Thinking Big


 The Town Hall (now Reps Theatre) 2010 courtesy of Melody Annandale Thanks to Maureen Riley (nee Bowden) for contact

Thinking Big

At the very first council meeting, Dad presented his case, proposing that the municipality undertake maintenance for a swimming bath to be constructed with State Lottery funding, for which my mother and the high school headmaster had successfully petitioned. There being no seconder, the motion fell away without discussion.  He had five other motions that fell away.

Thinking Big

In his broad Scottish accent and schoolmaster intonation, Mayor Harry said “Cooncillors, as a rule, are wise and humble enough to sit back for their initial six months, learning what municipal affairs and procedures are all aboot, before presuming to tell the cooncil what to do. I suggest you do the same. Apparently, your fellow cooncillors think the same.”

If Harry thought Dad would be intimidated, he was in for a surprise. He retorted, “I am fully aware how the Council operates, having studied the Municipal Act and the Council’s rules of procedure. As for what Que Que needs and what I believe its citizens want, my ideas are fully formulated.  A six months delay to have them debated is not in Que Que’s interest. I will certainly not be silenced.”

Six months later, Dad presented his proposal again. What did Que Que, a little village, its narrow streets hemmed in by Mines on three sides and a Railway station on the fourth, need to attract industry to it?  The municipal area measured barely half a mile wide and less than one mile long.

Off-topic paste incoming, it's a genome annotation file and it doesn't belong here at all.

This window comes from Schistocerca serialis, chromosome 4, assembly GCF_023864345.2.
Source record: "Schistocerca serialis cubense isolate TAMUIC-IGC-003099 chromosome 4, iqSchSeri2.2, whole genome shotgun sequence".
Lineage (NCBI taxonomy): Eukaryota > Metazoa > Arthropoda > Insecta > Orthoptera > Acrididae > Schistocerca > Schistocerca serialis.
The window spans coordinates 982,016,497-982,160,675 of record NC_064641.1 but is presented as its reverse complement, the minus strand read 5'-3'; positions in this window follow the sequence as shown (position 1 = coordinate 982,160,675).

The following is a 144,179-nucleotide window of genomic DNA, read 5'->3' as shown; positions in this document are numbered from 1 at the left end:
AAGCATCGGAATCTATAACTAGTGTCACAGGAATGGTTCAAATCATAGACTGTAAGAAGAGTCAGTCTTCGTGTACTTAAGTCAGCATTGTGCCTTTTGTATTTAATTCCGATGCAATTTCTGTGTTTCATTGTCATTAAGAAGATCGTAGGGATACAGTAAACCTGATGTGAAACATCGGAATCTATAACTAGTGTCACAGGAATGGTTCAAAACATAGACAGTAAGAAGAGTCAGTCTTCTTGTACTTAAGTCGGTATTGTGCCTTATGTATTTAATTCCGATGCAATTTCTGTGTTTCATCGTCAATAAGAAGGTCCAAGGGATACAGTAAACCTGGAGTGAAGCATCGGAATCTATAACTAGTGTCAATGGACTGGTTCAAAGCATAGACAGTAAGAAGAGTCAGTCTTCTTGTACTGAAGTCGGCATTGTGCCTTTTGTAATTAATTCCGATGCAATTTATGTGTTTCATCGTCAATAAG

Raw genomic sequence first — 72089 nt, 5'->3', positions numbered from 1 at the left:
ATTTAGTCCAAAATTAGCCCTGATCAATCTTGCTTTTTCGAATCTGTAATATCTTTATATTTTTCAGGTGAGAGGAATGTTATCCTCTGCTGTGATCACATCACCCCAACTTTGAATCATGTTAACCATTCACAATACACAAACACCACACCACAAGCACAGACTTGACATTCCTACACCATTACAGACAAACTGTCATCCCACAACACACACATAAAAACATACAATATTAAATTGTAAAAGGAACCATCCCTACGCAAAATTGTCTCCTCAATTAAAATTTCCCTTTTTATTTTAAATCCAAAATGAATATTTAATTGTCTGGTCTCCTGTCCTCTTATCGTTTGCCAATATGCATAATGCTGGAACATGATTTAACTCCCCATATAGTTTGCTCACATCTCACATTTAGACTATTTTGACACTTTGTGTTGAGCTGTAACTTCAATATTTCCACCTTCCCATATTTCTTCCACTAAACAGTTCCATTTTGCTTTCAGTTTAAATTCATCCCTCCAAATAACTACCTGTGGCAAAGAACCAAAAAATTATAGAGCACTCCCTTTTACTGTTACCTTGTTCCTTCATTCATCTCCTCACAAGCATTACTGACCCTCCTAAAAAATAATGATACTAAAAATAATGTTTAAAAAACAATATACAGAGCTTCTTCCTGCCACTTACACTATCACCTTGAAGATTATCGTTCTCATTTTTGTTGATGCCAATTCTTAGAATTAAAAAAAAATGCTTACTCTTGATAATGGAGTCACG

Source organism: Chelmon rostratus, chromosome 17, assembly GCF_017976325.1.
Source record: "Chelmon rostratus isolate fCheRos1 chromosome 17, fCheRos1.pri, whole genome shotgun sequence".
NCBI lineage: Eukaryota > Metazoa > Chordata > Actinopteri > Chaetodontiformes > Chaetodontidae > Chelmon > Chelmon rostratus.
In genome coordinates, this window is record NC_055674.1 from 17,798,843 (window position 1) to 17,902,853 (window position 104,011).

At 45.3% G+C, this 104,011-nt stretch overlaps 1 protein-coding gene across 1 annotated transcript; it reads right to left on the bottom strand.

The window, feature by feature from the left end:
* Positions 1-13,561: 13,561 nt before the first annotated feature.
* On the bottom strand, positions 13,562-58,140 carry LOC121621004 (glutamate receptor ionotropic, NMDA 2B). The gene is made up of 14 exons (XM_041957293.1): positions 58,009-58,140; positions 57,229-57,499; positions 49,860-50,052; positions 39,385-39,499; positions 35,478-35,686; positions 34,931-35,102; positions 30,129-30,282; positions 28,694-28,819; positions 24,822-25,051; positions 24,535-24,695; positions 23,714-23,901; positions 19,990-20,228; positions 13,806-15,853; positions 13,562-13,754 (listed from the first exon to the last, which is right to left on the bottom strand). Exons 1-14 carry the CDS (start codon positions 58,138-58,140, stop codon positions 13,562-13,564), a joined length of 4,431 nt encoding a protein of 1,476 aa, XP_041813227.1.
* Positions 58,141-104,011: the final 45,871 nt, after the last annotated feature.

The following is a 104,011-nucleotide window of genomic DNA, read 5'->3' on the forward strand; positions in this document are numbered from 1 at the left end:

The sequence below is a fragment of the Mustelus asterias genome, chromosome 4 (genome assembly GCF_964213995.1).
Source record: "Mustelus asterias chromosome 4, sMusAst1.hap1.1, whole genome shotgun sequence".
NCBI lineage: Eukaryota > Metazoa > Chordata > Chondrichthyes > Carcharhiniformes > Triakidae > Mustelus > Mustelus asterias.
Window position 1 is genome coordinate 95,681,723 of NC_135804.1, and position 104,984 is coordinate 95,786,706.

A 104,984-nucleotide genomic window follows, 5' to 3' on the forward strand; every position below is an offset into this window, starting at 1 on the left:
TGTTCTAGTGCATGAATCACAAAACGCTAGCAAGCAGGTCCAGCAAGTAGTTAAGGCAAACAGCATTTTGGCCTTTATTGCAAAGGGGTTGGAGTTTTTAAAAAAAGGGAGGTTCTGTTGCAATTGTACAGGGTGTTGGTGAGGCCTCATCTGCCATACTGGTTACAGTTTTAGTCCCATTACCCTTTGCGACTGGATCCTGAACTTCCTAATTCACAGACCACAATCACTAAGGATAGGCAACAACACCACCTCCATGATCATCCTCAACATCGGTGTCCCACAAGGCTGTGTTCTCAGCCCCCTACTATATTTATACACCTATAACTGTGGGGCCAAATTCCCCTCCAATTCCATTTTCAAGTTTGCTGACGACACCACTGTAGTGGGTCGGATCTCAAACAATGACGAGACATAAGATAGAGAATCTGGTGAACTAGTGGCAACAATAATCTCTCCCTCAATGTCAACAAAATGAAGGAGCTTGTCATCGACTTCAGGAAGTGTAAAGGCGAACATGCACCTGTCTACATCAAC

A new dam was required if a proposal of a water-borne sewage scheme was to be entertained.  An adequate electricity distribution network was a must.  The town foreman was Dick Smallman, who used to own a garage.  His valiant efforts to add bits of wire to already overloaded overhead lines for each additional consumer simply could not go on.  Street lighting, Native housing, and road macadamizing, along with storm-water drainage, were in order, as well as the swimming bath and other sporting amenities, if Que Que really wanted to become the industrial hub of Rhodesia.

“I’ve worked it all out,” he summed up.  “A million pounds is what it will take.”

The chamber was silent.  The Councillors knew they could be held responsible for debts incurred if Municipal income fell short in meeting capital charges.

“You must be joking or have taken leave of your senses!” exclaimed Solly Aronowitz.

“That’s going a bit far,” soothed Al Davies, the chemist, as his eye ticked away.

Harry dispensed the proposal with an acerbic, “Aye, I don’t think we needing be wasting oor time with such wild and irrespoonsible ideas.”

Dad was still alone, with the gap widening. A new swimming bath was nowhere on the horizon.  Mom enlarged our paddling pool.

Thanks to both Melody Annandale for photograph and Maureen Bowden for the contact in Kwe Kwe.